Nobel Physics Prize 2020 for Black Hole discoveries

Pics courtesy: The Royal Swedish Academy of Sciences

Roger Penrose , Reinhard Genzel and Andrea Ghez  share this year’s Nobel Prize in Physics for their discoveries about one of the most exotic phenomena in the universe, the black hole. 
”  The Royal Swedish Academy of Sciences  decided to award the Nobel Prize in Physics 2020 with one half to Roger Penrose, University of Oxford, UK  for the discovery that black hole formation is a robust prediction of the general theory of relativity and the other half jointly to: Reinhard Genzel
Max Planck Institute for Extraterrestrial Physics, Garching, Germany and University of California, Berkeley, USA and Andrea Ghez
University of California, Los Angeles, USA for the discovery of a supermassive compact object at the centre of our galaxy ”. 

Prize amount: 10 million Swedish kronor, with one half to  Penrose and the other half jointly to Reinhard Genzel and Andrea Ghez    

According to the Academy press release, ” Roger Penrose showed that the general theory of relativity leads to the formation of black holes. Reinhard Genzel and Andrea Ghez discovered that an invisible and extremely heavy object governs the orbits of stars at the centre of our galaxy. A supermassive black hole is the only currently known explanation”.

It said, ” Penrose used ingenious mathematical methods in his proof that black holes are a direct consequence of Albert Einstein’s general theory of relativity. Einstein did not himself believe that black holes really exist, these super-heavyweight monsters that capture everything that enters them. Nothing can escape, not even light.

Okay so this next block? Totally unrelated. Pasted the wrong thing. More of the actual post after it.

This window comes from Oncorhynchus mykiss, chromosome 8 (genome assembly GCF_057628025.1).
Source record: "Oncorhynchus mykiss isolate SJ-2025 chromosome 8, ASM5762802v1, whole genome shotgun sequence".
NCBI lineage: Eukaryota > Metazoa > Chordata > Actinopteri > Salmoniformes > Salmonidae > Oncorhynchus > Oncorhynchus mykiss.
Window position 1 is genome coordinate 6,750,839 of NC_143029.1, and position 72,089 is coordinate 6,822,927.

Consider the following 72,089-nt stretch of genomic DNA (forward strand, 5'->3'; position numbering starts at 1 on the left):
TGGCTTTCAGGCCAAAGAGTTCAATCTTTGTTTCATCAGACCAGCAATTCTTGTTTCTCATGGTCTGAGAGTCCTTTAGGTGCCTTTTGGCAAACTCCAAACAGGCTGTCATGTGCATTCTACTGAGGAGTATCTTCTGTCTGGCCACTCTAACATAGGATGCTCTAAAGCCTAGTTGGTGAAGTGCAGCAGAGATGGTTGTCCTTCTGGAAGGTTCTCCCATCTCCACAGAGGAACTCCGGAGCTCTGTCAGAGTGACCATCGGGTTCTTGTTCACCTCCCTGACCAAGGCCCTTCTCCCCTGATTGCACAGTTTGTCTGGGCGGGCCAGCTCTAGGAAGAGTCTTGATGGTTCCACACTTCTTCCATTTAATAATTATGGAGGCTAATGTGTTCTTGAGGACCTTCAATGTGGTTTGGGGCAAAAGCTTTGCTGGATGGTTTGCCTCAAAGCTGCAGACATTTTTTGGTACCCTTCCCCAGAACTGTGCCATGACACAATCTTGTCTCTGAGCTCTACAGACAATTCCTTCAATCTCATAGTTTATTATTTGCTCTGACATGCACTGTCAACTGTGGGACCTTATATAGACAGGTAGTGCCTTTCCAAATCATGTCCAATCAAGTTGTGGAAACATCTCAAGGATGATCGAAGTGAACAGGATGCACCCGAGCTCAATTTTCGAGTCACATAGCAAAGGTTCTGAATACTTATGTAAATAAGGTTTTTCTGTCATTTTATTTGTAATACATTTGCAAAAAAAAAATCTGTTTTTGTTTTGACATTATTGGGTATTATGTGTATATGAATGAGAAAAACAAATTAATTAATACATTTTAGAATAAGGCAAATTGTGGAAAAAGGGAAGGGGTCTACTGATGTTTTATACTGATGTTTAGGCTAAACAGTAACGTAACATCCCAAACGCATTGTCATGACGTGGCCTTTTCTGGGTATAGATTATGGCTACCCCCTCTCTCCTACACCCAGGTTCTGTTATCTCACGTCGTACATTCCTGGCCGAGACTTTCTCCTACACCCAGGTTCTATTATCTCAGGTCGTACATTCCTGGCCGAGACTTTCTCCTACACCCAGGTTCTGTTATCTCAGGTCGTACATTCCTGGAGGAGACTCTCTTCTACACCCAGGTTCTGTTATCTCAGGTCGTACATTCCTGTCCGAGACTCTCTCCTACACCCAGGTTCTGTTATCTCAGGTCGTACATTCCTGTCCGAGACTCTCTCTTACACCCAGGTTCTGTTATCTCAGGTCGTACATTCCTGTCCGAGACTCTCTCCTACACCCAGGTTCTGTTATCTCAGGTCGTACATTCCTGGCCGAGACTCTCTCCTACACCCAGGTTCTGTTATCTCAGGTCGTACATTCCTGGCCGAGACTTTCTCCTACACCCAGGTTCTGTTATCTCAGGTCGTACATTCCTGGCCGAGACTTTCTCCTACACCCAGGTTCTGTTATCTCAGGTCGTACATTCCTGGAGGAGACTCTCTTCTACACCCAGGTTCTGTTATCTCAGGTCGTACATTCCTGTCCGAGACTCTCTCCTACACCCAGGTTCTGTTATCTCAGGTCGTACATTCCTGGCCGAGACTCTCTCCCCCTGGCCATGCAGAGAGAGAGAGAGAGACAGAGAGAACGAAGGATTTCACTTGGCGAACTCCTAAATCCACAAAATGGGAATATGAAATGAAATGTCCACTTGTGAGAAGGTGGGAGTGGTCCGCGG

In January 1965, ten years after Einstein’s death, Roger Penrose proved that black holes really can form and described them in detail; at their heart, black holes hide a singularity in which all the known laws of nature cease. His groundbreaking article is still regarded as the most important contribution to the general theory of relativity since Einstein.

Reinhard Genzel and Andrea Ghez each lead a group of astronomers that, since the early 1990s, has focused on a region called Sagittarius A* at the centre of our galaxy. The orbits of the brightest stars closest to the middle of the Milky Way have been mapped with increasing precision. The measurements of these two groups agree, with both finding an extremely heavy, invisible object that pulls on the jumble of stars, causing them to rush around at dizzying speeds. Around four million solar masses are packed together in a region no larger than our solar system.”. 

Pic courtesy: The Royal Swedish Academy of Sciences

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